Fewer reported homeless in NH
MANCHESTER – The number of homeless people across New Hampshire may be down slightly, but that doesn’t mean the state is heading in the right direction, according to one advocacy group.
The state’s homeless count dipped slightly this year, falling to an estimated 1,725 people, according to a report released this week by the N.H. Coalition to End Homelessness. But, that number still represents an increase over prior years, coalition officials said this week.
“The economy is getting better,” said Cathy Kuhn, director of the coalition, formed last year in Manchester.
“Slowly, it’s improving. But, homelessness is a lagging indicator,” she said. “People are still hurting.”
Across the state, the number of homeless, based on a one-day point-in-time count, represents a drop of 67 individuals from last year’s count, according to the report, the coalition’s first annual. But, compared to two years ago, that number shows a 7 percent increase in the number of homeless citizens,
Despite some signs of improvement in the economy, salaries remain low and foreclosure rates remain high, leaving state residents struggling to keep up, Kuhn said.
“People have been forced to spend over half their income on rent. That makes them much more susceptible, to foreclosure, to homelessness,” she said.
Seven of the state’s ten counties have seen an increase in homeless rates since 2010. But, Hillsborough County is not among them.
In the state’s most southern region, officials estimated 766 total homeless in 2012 – a drop of 22 from last year’s count, and a 3 percent dip from 2010.
In the Greater Nashua area, specifically, focused efforts have aided parts of the population. In recent years, enhanced services for local HIV-positive and AIDS patients have helped them secure housing, and two years ago, Harbor Homes, a local housing provider, opened several new housing units for veterans, keeping the homeless rate down.
“Folks are getting better in that population, folks are getting new support,” said Wendy LeBlanc, chairwoman of the Greater Nashua Continuum of Care, a collaborative effort between local service providers and business, community leaders.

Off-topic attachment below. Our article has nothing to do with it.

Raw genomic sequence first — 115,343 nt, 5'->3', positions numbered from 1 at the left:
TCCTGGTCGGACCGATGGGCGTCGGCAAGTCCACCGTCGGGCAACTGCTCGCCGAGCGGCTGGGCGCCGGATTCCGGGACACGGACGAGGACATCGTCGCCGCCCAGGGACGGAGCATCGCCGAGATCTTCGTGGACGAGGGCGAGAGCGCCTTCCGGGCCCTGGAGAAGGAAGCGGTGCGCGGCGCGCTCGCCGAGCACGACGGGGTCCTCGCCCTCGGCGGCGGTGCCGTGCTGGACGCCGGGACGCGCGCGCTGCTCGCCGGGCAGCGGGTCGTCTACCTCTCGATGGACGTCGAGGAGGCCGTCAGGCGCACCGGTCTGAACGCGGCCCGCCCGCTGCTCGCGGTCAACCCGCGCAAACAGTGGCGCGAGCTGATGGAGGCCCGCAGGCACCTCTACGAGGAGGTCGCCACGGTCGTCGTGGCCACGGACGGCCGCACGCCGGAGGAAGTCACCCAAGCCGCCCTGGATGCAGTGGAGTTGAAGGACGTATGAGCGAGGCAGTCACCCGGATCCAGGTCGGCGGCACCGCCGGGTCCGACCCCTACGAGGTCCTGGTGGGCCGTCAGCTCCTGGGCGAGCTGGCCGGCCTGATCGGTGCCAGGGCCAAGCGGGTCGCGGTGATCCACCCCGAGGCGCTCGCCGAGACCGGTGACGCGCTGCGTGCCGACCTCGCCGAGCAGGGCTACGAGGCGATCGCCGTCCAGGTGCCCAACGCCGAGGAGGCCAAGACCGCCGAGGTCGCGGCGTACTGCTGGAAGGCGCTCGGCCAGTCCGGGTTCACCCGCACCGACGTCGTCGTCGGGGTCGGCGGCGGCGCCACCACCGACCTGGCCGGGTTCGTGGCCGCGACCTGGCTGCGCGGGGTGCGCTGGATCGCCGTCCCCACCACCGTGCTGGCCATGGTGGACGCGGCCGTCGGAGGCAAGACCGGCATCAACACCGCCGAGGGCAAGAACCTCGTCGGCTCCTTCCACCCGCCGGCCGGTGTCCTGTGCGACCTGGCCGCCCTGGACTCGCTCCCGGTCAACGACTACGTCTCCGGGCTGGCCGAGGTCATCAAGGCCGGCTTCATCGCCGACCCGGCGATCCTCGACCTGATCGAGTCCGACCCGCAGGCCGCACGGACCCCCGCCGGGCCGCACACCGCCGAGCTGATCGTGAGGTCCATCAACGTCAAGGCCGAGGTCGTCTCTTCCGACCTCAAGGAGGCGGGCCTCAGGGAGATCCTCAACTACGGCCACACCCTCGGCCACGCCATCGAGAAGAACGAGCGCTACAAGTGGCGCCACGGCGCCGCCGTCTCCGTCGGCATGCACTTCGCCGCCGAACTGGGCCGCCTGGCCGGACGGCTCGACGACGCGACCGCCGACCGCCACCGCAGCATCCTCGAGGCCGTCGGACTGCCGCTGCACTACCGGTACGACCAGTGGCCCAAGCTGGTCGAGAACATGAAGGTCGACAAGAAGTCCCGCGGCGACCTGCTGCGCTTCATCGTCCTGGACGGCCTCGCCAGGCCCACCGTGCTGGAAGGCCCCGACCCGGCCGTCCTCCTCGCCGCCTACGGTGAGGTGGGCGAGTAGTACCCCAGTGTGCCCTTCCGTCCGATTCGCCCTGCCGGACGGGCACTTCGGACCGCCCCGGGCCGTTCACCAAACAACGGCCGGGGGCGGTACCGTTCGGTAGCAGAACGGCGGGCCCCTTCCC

But, those efforts haven’t translated to lower homelessness rates among the general population.
This year, the rates remained stable among local families and individuals, LeBlanc said. And, head counts increased slightly at the Nashua Soup Kitchen and Shelter, which operates two short-term shelters.
“The shelter numbers have been up … and people are ending up staying longer,” said Lisa Christie, the agency’s executive director.
“Shelters have a finite number of beds,” she said. “So if they’re staying longer, that means fewer beds are available.”
Inside the shelters, the number of people seeking shelter has stayed relatively stable around the state over recent years, according to the coalition report. The 2012 count dropped from 1,386 last year to 1,357 – nearly equal to the 1,355 identified in 2010.
But, on the street, the number of “unsheltered” residents – those seeking cover with friends and family or in their cars, among other locations – jumped this year to 368, an increase of about 43 percent from 2010, according to the report.
“We’ve seen many more families living in cars than ever before,” said Kuhn, the coalition director. “Those families are particularly hard to find. … That’s when outreach becomes, so, so important.”
In Nashua and beyond, outreach workers have worked to identify, locate and assist the “unsheltered” homeless, and the social service agencies have made more resources available to help them find short-term housing. But, without adequate affordable housing available, there are few long-term solutions, Kuhn said.
On the whole, New Hampshire communities don’t have nearly enough affordable units, she said. Federal housing vouchers are limited and the wait-lists for the housing units often run years.
“There’s no increase in housing vouchers coming from the federal government. In the past, that’s how low-income families have been able to stay housed,” said Christie, of the Nashua Soup Kitchen.
“We really hope the economy is improving, but it takes time,” Kuhn added. “Once you become homeless, recovering from that becomes that much harder. If we’re able to prevent homelessness, prevent people from becoming homeless, people are in a much better situation.”